In the Fast Lane of the Mass Pike
The silver guardrail speeds past my windshield
from right to left. The big truck’s driver-side in my
rearview mirror, the rig still going straight, sixty—
but we’re sideways on the black ice.
My wife, slumped in her seat, wakes up and
asks if everything’s all right. “Go back to sleep.”
I’m afraid she’ll panic and grab my arm.
Steady in the slide, I move the steering wheel
right and back, right and back, inch at a time,
inch at a time. till a front wheel catches in the
frosted snow along the guardrail bank, gains
purchase, we spin sideways right 90°, grab
dry pavement, spin stops, the truck again
on my right. I glance at the speed—still 60.
Need to stop now; pull over, lane by lane. Park, get
out. Sweating in January Berkshires highway wind with
a cigarette, shaking. Margaret asks if she should drive.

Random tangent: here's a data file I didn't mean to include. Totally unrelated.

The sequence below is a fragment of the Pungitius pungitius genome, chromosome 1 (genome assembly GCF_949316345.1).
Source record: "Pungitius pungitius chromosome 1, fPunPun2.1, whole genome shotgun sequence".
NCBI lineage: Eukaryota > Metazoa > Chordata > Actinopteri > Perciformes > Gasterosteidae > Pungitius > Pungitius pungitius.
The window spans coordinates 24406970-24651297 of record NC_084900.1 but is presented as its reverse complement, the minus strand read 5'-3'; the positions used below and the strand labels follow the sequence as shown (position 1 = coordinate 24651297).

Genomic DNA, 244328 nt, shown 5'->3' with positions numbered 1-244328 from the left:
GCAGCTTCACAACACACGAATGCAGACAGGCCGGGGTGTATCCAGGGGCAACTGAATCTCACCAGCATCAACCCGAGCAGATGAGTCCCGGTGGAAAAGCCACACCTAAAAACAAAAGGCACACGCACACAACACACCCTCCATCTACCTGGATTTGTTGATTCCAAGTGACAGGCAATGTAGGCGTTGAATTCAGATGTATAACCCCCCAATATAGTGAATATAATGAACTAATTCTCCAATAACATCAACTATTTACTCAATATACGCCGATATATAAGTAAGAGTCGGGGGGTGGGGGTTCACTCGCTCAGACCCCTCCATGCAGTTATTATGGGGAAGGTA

I say yes. Try to tell her what happened; hard to
picture if you weren’t really there. She takes the wheel.
Like she did forty years later when I hit a wall myself.
I always thought I could steer out of anything - never
hit the brakes. Inch out of a skid or power through,
Scylla on one side, Charybdis on the other, road ahead
unclear, just stay in the fast lane, don’t slow down.
But she couldn’t picture what she hadn’t seen,
that I needed a break and couldn’t steer out,
and she hit the brakes in the wreck of our lives.